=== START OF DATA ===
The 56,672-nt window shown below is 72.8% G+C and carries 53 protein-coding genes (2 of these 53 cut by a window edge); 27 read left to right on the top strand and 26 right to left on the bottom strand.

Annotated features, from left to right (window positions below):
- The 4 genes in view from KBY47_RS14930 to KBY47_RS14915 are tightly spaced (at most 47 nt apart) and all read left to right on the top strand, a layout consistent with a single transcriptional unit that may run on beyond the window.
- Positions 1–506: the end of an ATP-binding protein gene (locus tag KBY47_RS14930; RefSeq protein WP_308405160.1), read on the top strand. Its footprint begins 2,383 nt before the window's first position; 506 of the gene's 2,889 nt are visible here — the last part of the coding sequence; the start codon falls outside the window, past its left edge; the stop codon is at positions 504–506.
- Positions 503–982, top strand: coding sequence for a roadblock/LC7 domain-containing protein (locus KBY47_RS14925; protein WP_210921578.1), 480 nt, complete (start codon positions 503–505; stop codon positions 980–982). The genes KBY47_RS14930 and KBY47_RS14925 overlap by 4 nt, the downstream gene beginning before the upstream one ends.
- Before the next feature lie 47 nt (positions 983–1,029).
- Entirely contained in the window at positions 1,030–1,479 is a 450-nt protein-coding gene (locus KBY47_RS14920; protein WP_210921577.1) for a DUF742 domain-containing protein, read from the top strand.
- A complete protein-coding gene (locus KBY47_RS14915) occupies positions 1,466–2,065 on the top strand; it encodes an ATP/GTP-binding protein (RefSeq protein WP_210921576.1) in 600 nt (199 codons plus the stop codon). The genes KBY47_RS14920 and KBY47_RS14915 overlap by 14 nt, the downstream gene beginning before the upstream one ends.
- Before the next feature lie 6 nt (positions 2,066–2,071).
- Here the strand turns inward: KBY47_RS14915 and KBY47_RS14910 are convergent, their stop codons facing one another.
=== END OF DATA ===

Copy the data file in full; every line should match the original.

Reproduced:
The 56,672-nt window shown below is 72.8% G+C and carries 53 protein-coding genes (2 of these 53 cut by a window edge); 27 read left to right on the top strand and 26 right to left on the bottom strand.

Annotated features, from left to right (window positions below):
- The 4 genes in view from KBY47_RS14930 to KBY47_RS14915 are tightly spaced (at most 47 nt apart) and all read left to right on the top strand, a layout consistent with a single transcriptional unit that may run on beyond the window.
- Positions 1–506: the end of an ATP-binding protein gene (locus tag KBY47_RS14930; RefSeq protein WP_308405160.1), read on the top strand. Its footprint begins 2,383 nt before the window's first position; 506 of the gene's 2,889 nt are visible here — the last part of the coding sequence; the start codon falls outside the window, past its left edge; the stop codon is at positions 504–506.
- Positions 503–982, top strand: coding sequence for a roadblock/LC7 domain-containing protein (locus KBY47_RS14925; protein WP_210921578.1), 480 nt, complete (start codon positions 503–505; stop codon positions 980–982). The genes KBY47_RS14930 and KBY47_RS14925 overlap by 4 nt, the downstream gene beginning before the upstream one ends.
- Before the next feature lie 47 nt (positions 983–1,029).
- Entirely contained in the window at positions 1,030–1,479 is a 450-nt protein-coding gene (locus KBY47_RS14920; protein WP_210921577.1) for a DUF742 domain-containing protein, read from the top strand.
- A complete protein-coding gene (locus KBY47_RS14915) occupies positions 1,466–2,065 on the top strand; it encodes an ATP/GTP-binding protein (RefSeq protein WP_210921576.1) in 600 nt (199 codons plus the stop codon). The genes KBY47_RS14920 and KBY47_RS14915 overlap by 14 nt, the downstream gene beginning before the upstream one ends.
- Before the next feature lie 6 nt (positions 2,066–2,071).
- Here the strand turns inward: KBY47_RS14915 and KBY47_RS14910 are convergent, their stop codons facing one another.